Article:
There is a distinctly Australian flavour to Stephen Orr’s longstanding fascination with themes of family connection, social transformation, and nostalgia. His work has always focused heavily on the specifics of local settings, but also evokes a blend of gothic unease and quiet melancholy, borne perhaps of Australia’s uniquely low population density and isolated settler-colonial history, which project an uneasy sense of in-betweenness.

There is nowhere so big or grand in Australia as the great metropolises of Europe and America, but so too, the smallest of country towns can juxtapose themselves against the always more distant, existentially confronting environment of the bush, the arid interior – or an uninhabited island off the coast.

Shining Like the Sun pays close attention to that sense of relative centrality and remoteness, while continuing to explore Orr’s signature concerns with communal responsibility and relationships, particularly those of father and son figures. Here, 80-year-old protagonist Wilf Healy is shaped by memories of his father’s exacting, violent temperament and his own son’s accidental death, while struggling with how (or whether) to guide his disengaged great-nephew, Connor – whose mother Orla is sick, with his dad long out of the picture.

“Where are the fathers?” Wilf asks, with revealing self-righteousness, while observing two apparently single mums with “coloured hair, prams, and a small tribe of kids”.

Although not an entirely likeable or enlightened figure, Wilf is a man who seems to be holding together his “junction” of a town through stubborn determination: “Selwyn. Three hundred people coming and going, dying, lost in the cracks.” He performs a variety of either paid or volunteer roles (the exact conditions of each are somewhat unclear) in this liminal community: from driving the school bus, to picking vegetables, delivering mail and medication, or working the bar at Monk’s dilapidated Irish pub with its outdated carpets and cheesy décor.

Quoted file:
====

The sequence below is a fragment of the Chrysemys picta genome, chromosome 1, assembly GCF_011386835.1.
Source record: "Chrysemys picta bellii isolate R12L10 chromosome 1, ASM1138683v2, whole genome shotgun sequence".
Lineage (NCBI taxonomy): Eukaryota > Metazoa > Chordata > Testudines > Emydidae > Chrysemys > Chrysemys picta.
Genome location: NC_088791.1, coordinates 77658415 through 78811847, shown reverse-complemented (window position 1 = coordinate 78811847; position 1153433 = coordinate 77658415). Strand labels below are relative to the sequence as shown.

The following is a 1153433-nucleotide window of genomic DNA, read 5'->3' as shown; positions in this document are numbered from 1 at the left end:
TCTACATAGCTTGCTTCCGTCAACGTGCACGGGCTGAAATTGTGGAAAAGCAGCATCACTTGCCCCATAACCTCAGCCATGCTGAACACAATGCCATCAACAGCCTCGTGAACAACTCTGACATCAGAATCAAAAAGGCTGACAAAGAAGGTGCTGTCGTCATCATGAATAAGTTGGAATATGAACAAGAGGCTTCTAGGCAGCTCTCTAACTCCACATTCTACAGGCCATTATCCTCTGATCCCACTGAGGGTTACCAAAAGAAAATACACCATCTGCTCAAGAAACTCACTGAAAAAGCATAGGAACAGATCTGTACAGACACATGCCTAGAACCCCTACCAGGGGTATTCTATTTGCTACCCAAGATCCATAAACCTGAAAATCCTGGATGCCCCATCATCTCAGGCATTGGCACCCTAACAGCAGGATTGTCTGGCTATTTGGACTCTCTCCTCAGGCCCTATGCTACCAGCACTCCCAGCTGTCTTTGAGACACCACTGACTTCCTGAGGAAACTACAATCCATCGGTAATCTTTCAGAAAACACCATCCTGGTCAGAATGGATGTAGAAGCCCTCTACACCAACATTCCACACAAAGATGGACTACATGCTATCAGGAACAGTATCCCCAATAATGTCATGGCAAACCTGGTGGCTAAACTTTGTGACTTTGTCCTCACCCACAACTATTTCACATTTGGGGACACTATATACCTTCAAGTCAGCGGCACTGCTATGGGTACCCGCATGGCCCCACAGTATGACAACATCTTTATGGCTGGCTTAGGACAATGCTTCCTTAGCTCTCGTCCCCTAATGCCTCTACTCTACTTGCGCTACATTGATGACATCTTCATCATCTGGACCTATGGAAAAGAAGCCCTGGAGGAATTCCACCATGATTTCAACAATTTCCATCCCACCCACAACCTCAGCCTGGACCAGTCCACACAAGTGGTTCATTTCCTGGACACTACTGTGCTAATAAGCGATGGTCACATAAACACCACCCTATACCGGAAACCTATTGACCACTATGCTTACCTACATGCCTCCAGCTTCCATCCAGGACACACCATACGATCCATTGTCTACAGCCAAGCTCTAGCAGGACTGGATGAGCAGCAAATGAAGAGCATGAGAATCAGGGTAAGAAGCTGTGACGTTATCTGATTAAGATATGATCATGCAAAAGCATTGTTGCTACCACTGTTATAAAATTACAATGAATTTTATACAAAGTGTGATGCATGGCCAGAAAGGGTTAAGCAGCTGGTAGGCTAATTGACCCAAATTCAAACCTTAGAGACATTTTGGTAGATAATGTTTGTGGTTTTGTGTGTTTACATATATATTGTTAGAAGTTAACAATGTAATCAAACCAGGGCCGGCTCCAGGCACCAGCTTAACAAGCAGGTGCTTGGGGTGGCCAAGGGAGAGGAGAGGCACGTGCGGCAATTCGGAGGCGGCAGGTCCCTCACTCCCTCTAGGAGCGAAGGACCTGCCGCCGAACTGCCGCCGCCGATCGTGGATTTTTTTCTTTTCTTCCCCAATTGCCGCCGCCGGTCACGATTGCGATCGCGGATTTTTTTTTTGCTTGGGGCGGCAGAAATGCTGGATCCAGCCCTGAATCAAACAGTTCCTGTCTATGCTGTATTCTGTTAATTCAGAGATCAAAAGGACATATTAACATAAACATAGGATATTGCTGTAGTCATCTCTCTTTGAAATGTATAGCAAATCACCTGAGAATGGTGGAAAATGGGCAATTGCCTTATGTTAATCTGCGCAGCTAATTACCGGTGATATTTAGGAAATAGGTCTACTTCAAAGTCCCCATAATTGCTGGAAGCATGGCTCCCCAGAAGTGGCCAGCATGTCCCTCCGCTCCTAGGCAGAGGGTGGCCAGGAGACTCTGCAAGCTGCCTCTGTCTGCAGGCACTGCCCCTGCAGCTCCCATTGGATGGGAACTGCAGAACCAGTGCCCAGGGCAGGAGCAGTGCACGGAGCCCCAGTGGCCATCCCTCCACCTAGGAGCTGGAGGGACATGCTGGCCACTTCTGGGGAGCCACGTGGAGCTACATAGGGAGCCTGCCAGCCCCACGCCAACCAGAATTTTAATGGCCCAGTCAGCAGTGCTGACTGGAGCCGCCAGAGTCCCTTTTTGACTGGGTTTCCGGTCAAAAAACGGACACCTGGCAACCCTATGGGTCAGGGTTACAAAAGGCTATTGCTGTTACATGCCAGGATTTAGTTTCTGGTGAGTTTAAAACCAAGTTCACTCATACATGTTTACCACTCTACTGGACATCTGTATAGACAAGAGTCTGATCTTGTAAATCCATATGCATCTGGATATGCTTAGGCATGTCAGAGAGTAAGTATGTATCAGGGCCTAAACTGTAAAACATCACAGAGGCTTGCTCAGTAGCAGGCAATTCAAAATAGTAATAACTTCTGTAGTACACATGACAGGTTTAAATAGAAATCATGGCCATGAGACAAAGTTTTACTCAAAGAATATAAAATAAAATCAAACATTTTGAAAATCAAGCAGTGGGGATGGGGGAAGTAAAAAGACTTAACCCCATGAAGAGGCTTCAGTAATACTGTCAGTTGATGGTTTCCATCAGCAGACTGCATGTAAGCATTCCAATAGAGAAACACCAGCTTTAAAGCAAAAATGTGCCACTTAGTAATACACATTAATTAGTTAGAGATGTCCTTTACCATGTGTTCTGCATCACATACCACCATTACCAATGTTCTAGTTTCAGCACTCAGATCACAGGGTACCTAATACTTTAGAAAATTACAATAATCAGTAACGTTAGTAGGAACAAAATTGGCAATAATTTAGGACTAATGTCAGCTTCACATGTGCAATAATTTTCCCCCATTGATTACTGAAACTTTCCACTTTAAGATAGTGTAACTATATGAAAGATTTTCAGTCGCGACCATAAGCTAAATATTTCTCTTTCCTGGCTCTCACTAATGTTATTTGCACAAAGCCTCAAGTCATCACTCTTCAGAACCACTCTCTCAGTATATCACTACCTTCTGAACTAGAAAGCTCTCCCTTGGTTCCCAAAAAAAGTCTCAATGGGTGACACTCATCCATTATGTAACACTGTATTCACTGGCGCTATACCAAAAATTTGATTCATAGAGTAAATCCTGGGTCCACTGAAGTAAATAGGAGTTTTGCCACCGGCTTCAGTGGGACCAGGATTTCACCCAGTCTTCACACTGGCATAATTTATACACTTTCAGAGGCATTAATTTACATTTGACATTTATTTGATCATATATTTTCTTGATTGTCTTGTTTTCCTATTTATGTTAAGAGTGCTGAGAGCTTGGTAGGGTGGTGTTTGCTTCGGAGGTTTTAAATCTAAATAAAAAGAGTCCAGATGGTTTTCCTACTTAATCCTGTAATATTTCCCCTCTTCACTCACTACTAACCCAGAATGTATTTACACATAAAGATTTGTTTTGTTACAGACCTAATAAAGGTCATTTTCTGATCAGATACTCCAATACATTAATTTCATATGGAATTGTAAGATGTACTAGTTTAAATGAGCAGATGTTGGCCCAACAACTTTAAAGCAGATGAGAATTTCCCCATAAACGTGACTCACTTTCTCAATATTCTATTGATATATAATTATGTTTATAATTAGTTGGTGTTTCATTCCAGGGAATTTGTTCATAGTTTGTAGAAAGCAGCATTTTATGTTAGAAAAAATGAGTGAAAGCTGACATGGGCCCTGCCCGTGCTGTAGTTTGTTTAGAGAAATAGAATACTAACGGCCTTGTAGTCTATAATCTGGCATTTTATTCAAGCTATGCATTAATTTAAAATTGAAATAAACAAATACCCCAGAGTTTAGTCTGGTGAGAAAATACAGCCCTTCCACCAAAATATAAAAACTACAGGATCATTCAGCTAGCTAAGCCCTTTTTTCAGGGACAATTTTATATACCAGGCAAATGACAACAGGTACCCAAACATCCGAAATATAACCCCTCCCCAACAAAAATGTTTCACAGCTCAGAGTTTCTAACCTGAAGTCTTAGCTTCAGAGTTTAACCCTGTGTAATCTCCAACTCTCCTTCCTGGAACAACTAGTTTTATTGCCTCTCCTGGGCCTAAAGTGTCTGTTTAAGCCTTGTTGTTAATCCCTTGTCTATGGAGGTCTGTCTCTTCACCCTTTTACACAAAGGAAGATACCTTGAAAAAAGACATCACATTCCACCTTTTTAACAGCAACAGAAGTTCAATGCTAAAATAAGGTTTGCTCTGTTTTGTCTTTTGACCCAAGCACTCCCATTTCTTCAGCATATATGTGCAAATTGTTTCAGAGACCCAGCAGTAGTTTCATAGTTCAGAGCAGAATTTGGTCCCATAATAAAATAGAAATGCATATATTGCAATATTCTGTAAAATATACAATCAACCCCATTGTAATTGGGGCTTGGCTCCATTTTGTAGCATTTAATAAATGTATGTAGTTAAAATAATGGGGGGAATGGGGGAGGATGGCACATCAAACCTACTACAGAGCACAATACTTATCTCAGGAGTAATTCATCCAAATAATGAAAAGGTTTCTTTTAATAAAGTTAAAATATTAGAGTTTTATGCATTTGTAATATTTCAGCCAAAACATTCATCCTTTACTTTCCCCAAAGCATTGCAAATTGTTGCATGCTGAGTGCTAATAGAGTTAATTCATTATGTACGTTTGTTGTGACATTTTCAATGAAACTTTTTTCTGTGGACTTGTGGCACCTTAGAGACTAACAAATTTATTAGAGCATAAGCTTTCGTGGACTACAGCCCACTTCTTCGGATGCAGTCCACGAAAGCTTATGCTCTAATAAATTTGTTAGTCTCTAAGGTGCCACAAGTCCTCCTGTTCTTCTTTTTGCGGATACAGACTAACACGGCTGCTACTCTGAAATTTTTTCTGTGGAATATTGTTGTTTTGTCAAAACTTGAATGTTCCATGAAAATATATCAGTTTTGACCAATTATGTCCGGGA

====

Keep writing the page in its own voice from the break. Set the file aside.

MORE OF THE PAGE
Obsessed by memories of his childhood home on the remote isle of Louth, long since abandoned, Wilf nevertheless plans on returning there, alone, to escape the connections and responsibilities he simultaneously complains of and could not live without.

Louth represents one anchoring point in a series of increasingly populated, juxtaposed locations including Selwyn, the larger regional centres of Georgetown and Northhead, to Sydney – where Connor might study music – and finally, Los Angeles – where Wilf’s brother Colin escaped to years before. This spectrum of place is possibly the novel’s most affecting element. Wilf’s memories of Louth and eventual return visit with Connor in tow reflect movingly on the power of memory and metaphorical authenticity: the way stories have their “own life, always running away from the truth”.

Thus, the book works its way through recurring questions about how to choose between (or even balance) a life looking forward, embracing a future of change and risk, or attempting retreat into a familiar past that can never be recaptured as it was, or was imagined to be. Although it never fully resolves these issues, the evocation of them is slow and steady, and satisfying enough for a story about the weight and meaning of routines – about taking care of “the little things first”.

Shining Like the Sun, by Stephen Orr, is published by Wakefield Press.

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